EPOXI Mission Status
14 Sep 2010
(Source: University of Maryland)
[[IMAGE||DI_news.jpg||right||Black and white image showing distant comet against background of stars.||FILE:h2_20100913_marks.png||This EPOXI Mission image was taken 60 days from the encounter with comet 103P/Hartley 2.||250]]Michael A'Hearn
EPOXI Principal Investigator
We have now been observing the comet for about a week (we began on Sunday, 5 September). After the first day it was clear that portions of the spacecraft were getting hotter than we had predicted. The previously agreed procedure was executed to turn off the HRI, which generates a moderate amount of heat in the parts of the spacecraft near the telecommunications system. As we approach the comet, the geometry changes enough to make the instruments and the other parts of the spacecraft fit better into the shadow behind the solar panels so things will cool off and we can turn the HRI back on. Although we had planned on taking HRI images during this period, we had not scheduled any spectroscopy until the end of September and we expect to have the instrument turned back on by then.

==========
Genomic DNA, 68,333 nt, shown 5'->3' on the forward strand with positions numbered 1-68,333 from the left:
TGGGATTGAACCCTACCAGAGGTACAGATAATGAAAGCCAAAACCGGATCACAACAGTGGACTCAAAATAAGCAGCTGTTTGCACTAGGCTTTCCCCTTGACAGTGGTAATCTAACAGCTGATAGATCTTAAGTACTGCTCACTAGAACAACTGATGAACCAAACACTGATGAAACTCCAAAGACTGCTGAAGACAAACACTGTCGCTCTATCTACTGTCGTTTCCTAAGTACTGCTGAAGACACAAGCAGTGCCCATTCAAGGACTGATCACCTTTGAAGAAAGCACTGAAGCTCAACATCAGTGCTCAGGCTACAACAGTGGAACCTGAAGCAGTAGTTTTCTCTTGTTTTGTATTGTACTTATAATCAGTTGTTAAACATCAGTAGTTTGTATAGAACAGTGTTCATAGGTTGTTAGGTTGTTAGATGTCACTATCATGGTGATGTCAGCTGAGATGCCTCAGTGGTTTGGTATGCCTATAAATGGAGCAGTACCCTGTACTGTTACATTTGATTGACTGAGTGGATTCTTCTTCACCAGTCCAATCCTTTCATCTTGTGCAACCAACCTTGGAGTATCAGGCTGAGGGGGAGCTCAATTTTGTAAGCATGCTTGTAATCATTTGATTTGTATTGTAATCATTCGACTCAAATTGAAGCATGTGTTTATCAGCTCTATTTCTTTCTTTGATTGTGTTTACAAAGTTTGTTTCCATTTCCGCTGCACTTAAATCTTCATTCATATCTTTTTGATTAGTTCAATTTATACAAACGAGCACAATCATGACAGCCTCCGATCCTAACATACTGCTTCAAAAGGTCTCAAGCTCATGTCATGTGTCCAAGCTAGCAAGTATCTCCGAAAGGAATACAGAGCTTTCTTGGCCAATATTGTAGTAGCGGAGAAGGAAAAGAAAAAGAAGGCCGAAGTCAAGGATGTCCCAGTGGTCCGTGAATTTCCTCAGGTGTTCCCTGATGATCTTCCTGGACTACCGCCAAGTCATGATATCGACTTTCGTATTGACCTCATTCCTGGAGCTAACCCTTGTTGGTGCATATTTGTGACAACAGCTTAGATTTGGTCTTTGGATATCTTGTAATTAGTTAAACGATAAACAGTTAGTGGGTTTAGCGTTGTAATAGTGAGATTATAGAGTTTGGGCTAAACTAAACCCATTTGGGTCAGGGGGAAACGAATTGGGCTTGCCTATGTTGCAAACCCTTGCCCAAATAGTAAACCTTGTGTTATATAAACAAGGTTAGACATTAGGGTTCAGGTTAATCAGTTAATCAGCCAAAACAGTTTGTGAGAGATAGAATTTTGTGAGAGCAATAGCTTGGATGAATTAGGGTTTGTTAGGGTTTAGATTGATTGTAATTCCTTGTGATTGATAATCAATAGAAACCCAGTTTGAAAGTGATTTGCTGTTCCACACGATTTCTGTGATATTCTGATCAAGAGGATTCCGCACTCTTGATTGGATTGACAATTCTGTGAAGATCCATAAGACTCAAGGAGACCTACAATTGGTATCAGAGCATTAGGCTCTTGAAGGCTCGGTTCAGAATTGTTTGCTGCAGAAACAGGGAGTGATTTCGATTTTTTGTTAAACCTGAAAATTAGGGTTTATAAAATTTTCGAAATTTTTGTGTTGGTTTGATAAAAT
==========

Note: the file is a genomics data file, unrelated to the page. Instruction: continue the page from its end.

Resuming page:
We have begun preliminary analyses of the images from the MRI and we can already see variations in the brightness that appear to be correlated with the rotational period that has been previously announced by ground-based observers (Knight et al., IAU Circular 9163), namely 16.6 hours. At this time we only take observations every 6 hours because of the heating of the spacecraft, so we do not yet have enough temporal resolution to separate how much of the variation is due to the varying cross-section of the nucleus and how much is due to activity, but it seems clear that there is some variation in activity, possibly including at least one short-duration outburst.
In our images, the coma is seen to extend several tens of thousands of km ([[LINK||http://epoxi.umd.edu/3gallery/Hartley2_first_light.shtml||http://epoxi.umd.edu/3gallery/Hartley2_first_light.shtml]] and [[LINK||http://epoxi.umd.edu/3gallery/20100913_103P.shtml||http://epoxi.umd.edu/3gallery/20100913_103P.shtml]]). As a point of comparison, at the time of the previously released image (5 Sept), the comet was 0.40 AU from the spacecraft but only 0.36 AU from Earth. We will be looking for any structure in the images and whether that structure varies with rotation.
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